The process sometimes works really well and sometimes not so well. Meetings - from general assemblies to work-group meetings - have a protocol. From what I have seen no one gets to hog the meeting. Large meetings usually break up for small-group discussion in order to get as wide participation as possible. Not only does this encourage all to speak, but it also makes it easy to meet people. All of a sudden your neighbour becomes somebody. Somebody you introduce yourself to. You listen to. You speak to.

Occupy is not a thing, not a person, not a group. It is a wildly dispersed, spontaneously arising social movement. A response to the great crash. Perhaps the result of a critical mass of educated under- or unemployed people (like me?) joining up with the angry, the young, the marginalised.

In the open

This is what I know about Occupy, what I have experienced. Who knows where it’s going. But don’t we need some resistance? Some argument against what is happening? Some joining up of our manifold causes into a rather angry, creative, human effort? I’m not saying everyone need join, or even support Occupy. But recognise it for what it is. An international expression that things cannot go on as they are.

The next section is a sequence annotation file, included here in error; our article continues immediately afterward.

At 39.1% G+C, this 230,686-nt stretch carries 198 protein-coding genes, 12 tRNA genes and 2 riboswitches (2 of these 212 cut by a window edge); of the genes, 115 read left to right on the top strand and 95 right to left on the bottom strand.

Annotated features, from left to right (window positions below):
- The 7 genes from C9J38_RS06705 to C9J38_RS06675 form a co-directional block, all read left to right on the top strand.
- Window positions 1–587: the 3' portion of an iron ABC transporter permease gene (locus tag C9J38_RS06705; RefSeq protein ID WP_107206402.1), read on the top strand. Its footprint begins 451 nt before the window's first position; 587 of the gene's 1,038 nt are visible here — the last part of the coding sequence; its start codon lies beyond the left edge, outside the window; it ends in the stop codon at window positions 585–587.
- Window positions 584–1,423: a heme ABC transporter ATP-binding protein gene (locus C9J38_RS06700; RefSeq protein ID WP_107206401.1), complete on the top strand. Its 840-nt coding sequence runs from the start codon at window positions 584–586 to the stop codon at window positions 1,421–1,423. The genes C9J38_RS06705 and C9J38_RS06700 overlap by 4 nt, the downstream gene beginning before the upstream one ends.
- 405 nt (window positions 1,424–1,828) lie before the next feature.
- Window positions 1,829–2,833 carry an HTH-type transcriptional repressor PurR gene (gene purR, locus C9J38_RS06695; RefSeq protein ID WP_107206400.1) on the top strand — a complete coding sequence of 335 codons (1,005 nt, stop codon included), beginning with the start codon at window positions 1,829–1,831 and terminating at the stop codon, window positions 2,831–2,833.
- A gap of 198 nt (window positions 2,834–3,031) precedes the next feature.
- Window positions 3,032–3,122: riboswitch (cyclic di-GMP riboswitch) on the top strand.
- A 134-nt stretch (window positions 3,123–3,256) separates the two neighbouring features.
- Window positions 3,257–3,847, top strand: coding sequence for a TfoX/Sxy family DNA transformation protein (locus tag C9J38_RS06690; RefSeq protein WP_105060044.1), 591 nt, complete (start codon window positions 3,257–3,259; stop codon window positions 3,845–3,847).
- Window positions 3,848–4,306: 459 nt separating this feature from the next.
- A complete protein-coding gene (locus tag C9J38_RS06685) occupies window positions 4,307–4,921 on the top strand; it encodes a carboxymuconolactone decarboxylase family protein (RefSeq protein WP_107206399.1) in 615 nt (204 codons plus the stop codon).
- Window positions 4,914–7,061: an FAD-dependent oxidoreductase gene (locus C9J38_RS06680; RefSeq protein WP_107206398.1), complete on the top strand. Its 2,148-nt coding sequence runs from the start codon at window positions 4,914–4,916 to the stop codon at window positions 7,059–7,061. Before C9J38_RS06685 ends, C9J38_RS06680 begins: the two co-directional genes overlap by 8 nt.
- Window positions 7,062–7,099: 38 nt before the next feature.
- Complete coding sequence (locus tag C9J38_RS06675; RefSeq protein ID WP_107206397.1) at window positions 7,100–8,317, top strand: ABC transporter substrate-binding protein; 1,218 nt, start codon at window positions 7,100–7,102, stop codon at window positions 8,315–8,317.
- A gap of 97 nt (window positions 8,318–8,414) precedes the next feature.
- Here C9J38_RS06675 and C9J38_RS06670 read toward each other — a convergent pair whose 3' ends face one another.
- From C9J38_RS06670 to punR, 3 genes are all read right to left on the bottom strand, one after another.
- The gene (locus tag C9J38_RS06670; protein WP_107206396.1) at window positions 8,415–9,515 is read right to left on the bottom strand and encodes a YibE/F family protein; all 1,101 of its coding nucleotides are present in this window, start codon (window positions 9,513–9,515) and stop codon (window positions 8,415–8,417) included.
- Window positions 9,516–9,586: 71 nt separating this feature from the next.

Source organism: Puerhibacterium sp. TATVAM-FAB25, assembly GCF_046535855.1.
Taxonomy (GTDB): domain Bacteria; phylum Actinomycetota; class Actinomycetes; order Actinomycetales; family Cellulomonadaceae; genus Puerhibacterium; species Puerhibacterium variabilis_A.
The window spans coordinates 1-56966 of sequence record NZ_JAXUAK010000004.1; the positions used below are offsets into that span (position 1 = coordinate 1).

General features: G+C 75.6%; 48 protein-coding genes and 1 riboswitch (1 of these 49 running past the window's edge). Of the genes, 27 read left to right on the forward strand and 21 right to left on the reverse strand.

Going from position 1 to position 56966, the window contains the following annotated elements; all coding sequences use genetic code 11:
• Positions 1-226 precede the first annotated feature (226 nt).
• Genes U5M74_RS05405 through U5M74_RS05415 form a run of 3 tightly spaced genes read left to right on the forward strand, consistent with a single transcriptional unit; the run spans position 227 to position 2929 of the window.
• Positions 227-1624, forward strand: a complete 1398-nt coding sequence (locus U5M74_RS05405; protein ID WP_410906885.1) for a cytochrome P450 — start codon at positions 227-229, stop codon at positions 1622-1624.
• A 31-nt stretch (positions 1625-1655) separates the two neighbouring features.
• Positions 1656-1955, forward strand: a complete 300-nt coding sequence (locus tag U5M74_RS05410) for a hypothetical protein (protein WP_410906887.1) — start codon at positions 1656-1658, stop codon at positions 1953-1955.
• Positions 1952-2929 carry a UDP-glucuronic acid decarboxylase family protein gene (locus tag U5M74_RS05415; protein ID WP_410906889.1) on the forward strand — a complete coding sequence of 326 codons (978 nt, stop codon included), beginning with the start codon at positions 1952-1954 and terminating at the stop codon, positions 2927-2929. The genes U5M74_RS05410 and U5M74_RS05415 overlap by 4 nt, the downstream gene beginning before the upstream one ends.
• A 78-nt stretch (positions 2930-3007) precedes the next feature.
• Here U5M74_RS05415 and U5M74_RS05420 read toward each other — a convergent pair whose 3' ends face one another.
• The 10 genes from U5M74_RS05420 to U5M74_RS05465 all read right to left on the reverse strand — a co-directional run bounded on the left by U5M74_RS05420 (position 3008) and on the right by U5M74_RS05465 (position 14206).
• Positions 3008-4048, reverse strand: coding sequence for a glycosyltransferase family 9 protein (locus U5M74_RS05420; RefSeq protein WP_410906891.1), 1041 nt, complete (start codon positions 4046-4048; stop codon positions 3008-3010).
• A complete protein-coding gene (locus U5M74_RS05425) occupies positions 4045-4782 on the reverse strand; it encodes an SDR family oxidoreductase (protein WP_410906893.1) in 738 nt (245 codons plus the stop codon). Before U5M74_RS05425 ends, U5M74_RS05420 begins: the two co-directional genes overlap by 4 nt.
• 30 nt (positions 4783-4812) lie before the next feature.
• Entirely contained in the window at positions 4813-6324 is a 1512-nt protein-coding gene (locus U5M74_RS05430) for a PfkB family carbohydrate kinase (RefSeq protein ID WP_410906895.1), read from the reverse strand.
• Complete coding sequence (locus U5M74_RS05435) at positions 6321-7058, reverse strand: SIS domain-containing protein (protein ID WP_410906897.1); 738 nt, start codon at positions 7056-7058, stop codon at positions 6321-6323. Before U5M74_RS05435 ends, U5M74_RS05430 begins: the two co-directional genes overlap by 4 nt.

And no, there is no neat demand. How can there be? There are too many different threads - like the movements of the 1960s and 1970s it is an expression that the system, the culture must change and is changing. So don’t make assumptions about it. Go visit your local Occupy. You might find a choir of 300 or so mostly middle-aged women singing today’s equivalent of freedom songs such as I ran into on one visit to St Paul’s. Or, in the US, you might spot someone with leafy branches antlered about their head "hiding" in the bushes of a foreclosed home while the police, once again, try to remove a persistent crowd of occupiers who refuse to believe that it is the banks’ right to repossess someone’s home.